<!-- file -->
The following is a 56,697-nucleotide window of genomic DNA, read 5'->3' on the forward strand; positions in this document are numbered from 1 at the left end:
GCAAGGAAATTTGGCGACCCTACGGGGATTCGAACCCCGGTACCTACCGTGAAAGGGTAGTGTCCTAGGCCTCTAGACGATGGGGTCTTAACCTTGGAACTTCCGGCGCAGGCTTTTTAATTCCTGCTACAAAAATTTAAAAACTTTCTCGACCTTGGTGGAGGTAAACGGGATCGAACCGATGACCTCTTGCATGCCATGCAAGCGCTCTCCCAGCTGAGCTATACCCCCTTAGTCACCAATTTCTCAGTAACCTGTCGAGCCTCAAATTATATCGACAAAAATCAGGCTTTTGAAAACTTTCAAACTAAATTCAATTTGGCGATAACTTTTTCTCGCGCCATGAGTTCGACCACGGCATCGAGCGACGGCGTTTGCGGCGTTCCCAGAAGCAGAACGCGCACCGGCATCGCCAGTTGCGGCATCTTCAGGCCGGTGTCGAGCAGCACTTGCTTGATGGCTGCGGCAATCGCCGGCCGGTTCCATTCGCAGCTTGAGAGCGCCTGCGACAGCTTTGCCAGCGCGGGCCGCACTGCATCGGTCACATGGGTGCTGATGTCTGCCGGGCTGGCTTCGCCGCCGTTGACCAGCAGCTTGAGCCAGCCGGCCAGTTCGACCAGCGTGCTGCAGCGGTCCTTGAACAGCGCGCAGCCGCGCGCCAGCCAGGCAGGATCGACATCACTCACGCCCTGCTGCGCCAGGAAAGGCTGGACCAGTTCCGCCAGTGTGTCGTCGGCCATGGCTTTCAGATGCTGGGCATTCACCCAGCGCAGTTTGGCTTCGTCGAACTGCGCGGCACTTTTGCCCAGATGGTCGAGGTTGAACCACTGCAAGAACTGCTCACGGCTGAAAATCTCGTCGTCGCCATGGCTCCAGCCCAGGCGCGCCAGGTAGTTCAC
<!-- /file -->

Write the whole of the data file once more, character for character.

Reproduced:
The following is a 56,697-nucleotide window of genomic DNA, read 5'->3' on the forward strand; positions in this document are numbered from 1 at the left end:
GCAAGGAAATTTGGCGACCCTACGGGGATTCGAACCCCGGTACCTACCGTGAAAGGGTAGTGTCCTAGGCCTCTAGACGATGGGGTCTTAACCTTGGAACTTCCGGCGCAGGCTTTTTAATTCCTGCTACAAAAATTTAAAAACTTTCTCGACCTTGGTGGAGGTAAACGGGATCGAACCGATGACCTCTTGCATGCCATGCAAGCGCTCTCCCAGCTGAGCTATACCCCCTTAGTCACCAATTTCTCAGTAACCTGTCGAGCCTCAAATTATATCGACAAAAATCAGGCTTTTGAAAACTTTCAAACTAAATTCAATTTGGCGATAACTTTTTCTCGCGCCATGAGTTCGACCACGGCATCGAGCGACGGCGTTTGCGGCGTTCCCAGAAGCAGAACGCGCACCGGCATCGCCAGTTGCGGCATCTTCAGGCCGGTGTCGAGCAGCACTTGCTTGATGGCTGCGGCAATCGCCGGCCGGTTCCATTCGCAGCTTGAGAGCGCCTGCGACAGCTTTGCCAGCGCGGGCCGCACTGCATCGGTCACATGGGTGCTGATGTCTGCCGGGCTGGCTTCGCCGCCGTTGACCAGCAGCTTGAGCCAGCCGGCCAGTTCGACCAGCGTGCTGCAGCGGTCCTTGAACAGCGCGCAGCCGCGCGCCAGCCAGGCAGGATCGACATCACTCACGCCCTGCTGCGCCAGGAAAGGCTGGACCAGTTCCGCCAGTGTGTCGTCGGCCATGGCTTTCAGATGCTGGGCATTCACCCAGCGCAGTTTGGCTTCGTCGAACTGCGCGGCACTTTTGCCCAGATGGTCGAGGTTGAACCACTGCAAGAACTGCTCACGGCTGAAAATCTCGTCGTCGCCATGGCTCCAGCCCAGGCGCGCCAGGTAGTTCAC